Museum Island is one of the main attractions of Berlin and one of the most important museum centers in the world.
This area, where the city of Berlin was born in the Middle Ages with its two twin settlements of Berlin and Cölln, today houses 5 of the most important museums in the world and was declared a UNESCO World Heritage Site in 1999.
The Spree river surrounds this portion of land, an island in fact, on which between 1824 and 1930 the citadel of science and the arts was erected that had been desired by the Prussian rulers, inspired by the noble educational ideals of the Enlightenment.
It was King Friedrich Wilhelm III who first wanted to set up a “public and well selected art collection”, where he exhibited finds and works from the private collections of the royal family, thus inaugurating the oldest museum in Prussia: the Altes Museum.
After its construction was completed in 1830, King Friedrich Wilhelm IV then advocated for a place for developing knowledge and a taste for beauty; a place comparable to the ancient Roman Forum and that stood in the heart of the city, so as to be accessible to the entire population.
This philanthropic project led to the construction of the New Museum, followed by the ancient Art Gallery, the Bode Museum, and finally the Pergamon Museum: buildings created to house some of the most important masterpieces of the ancient and modern West.
In the Nazi era, within the context of the redesigning of Berlin by the architect Albert Speer, these ancient and elegant museums ran the risk of having other colossal buildings built next to them. The outbreak of the Second World War prevented the completion of these projects, but damaged more than 70% of the buildings on the island.
Located in East Berlin, the Island was only partially restored in 1950 and its precious collections were redistributed among Berlin museums.
After German reunification, the treasures of the island finally came to be reunited and a proper restoration of its architectural jewels was initiated. The architect David Chipperfield, who is also responsible for the renovation of the Neues Museum, is working to create a corridor between the museums that allows an uninterrupted journey between ancient and modern works of art on the island, as originally conceived by the architect Alfred Boden.
Let yourself be charmed by a walk through the colonnades and monumental rooms of these wonderful palaces and immerse yourself in 6000 years of history and culture!
Museum Island Berlin: ALTES MUSEUM
It is the oldest museum not only in Berlin, but in the whole of Germany.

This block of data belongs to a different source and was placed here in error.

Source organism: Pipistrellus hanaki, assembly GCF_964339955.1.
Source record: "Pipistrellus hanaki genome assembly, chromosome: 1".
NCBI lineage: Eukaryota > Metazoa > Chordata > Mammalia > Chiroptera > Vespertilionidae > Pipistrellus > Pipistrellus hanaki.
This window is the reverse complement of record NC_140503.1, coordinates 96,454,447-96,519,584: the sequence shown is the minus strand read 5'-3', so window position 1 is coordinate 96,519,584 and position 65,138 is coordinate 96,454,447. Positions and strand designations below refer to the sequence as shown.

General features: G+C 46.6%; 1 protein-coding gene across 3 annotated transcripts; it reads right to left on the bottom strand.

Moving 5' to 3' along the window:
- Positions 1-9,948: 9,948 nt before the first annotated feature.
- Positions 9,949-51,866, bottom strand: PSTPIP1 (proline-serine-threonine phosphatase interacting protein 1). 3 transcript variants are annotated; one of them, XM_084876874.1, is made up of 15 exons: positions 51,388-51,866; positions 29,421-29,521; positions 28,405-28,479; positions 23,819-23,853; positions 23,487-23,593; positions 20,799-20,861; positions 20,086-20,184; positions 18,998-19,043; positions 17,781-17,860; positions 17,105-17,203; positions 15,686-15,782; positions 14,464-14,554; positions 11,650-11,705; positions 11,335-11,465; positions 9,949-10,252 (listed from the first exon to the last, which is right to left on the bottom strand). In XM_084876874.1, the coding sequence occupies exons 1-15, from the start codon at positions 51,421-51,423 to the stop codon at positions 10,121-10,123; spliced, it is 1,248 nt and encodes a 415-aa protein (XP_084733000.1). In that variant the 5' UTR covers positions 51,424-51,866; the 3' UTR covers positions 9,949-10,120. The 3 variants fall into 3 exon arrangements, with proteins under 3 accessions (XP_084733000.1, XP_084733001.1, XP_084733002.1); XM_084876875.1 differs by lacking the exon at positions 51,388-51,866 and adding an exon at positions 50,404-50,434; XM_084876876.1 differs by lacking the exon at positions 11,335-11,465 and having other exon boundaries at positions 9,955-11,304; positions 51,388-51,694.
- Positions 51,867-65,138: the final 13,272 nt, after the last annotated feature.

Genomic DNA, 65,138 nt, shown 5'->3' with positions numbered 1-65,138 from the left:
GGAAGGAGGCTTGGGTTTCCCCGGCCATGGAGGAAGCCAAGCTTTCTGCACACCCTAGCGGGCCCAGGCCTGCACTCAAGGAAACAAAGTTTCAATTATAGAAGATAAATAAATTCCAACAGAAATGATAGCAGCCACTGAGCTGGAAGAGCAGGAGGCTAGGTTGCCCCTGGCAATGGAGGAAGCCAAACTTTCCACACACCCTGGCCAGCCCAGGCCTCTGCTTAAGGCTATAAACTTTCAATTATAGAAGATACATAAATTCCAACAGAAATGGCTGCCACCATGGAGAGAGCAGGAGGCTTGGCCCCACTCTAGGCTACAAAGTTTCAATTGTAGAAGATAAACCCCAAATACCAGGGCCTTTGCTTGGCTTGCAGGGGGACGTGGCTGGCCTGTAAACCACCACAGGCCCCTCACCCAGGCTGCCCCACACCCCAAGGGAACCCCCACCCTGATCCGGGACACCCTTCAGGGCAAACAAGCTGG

This elegant neoclassical building, with an 87-meter portico supported by Ionic columns, welcomes you to Museum Island next to the Berlin Cathedral. Built between 1824 and 1830, the Altes Museum is the masterpiece of architect Karl Friedrich Schinkel and it’s no coincidence that it stands next to the palaces of power of the early 19th century:
the Castle where the monarchy resided, the Berlin Cathedral, a symbol of the importance of the Protestant Church, and the Armory (Zeughaus), the headquarters of the army.
Inside is the largest collection of Etruscan works in the world, as well as finds from ancient Greece, from the Cyclades to Crete and Mycenae.
Museum Island Berlin: NEUES MUSEUM
Despite having suffered the greatest damage during the Second World War compared to the other museums on the Island – the GDR government even considered demolition, the Neues Museum was reborn in 2009, after 10 years of work, thanks to architect David Chipperfield.
Originally built in 1841 by Friedrich August Stüler, its displays include prehistoric objects from ancient Egypt. Not to be missed is a visit to the bust of the Egyptian queen Nefertiti, found in 1912 by the German archaeologist Ludwig Borchardt.
Museum Island Berlin: ALTE NATIONALGALERIE
Built between 1867 and 1876 according to a design by architect Friedrich August Stüler and inspired by the majesty of the Acropolis of Athens and its famous staircase, the Old National Gallery houses masterpieces from Classicism to the modern era. Of particular importance and great charm are the romantic section dedicated to Caspar David Friedrich and the French Impressionist section.
Museum Island Berlin: BODE MUSEUM
The Bode Museum is famous for its collections of Byzantine sculptures and treasures, as well as for a rich numismatic section. Its harmonious rounded architecture, lapped by the waters of the Spree river, was built between 1887 and 1904 and bears the name of the art historian Wilhelm von Bode, the true soul of the Museum Island and a great Italophile: to him we also owe the section of Renaissance works kept in the museum.
Museum Island Berlin: PERGAMON MUSEUM
Pergamon Museum in Berlin The Pergamon Museum welcomes one million visitors from around the world every year and is therefore the most visited exhibition venue in Berlin.
Inaugurated in 1930, the museum is the work of the architect Alfred Messel and was created to preserve artifacts found by German archaeologists in the 19th century. The most famous of these is certainly the Altar of Pergamon. Also not to be missed are the imposing Market Gate of Miletus and the splendid Ishtar Gate.
HOW TO GET TO MUSEUM ISLAND
– By metro: Alexanderplatz station;
– By bus: Lustgarten stop (Bus lines 100, 200, 245, 300);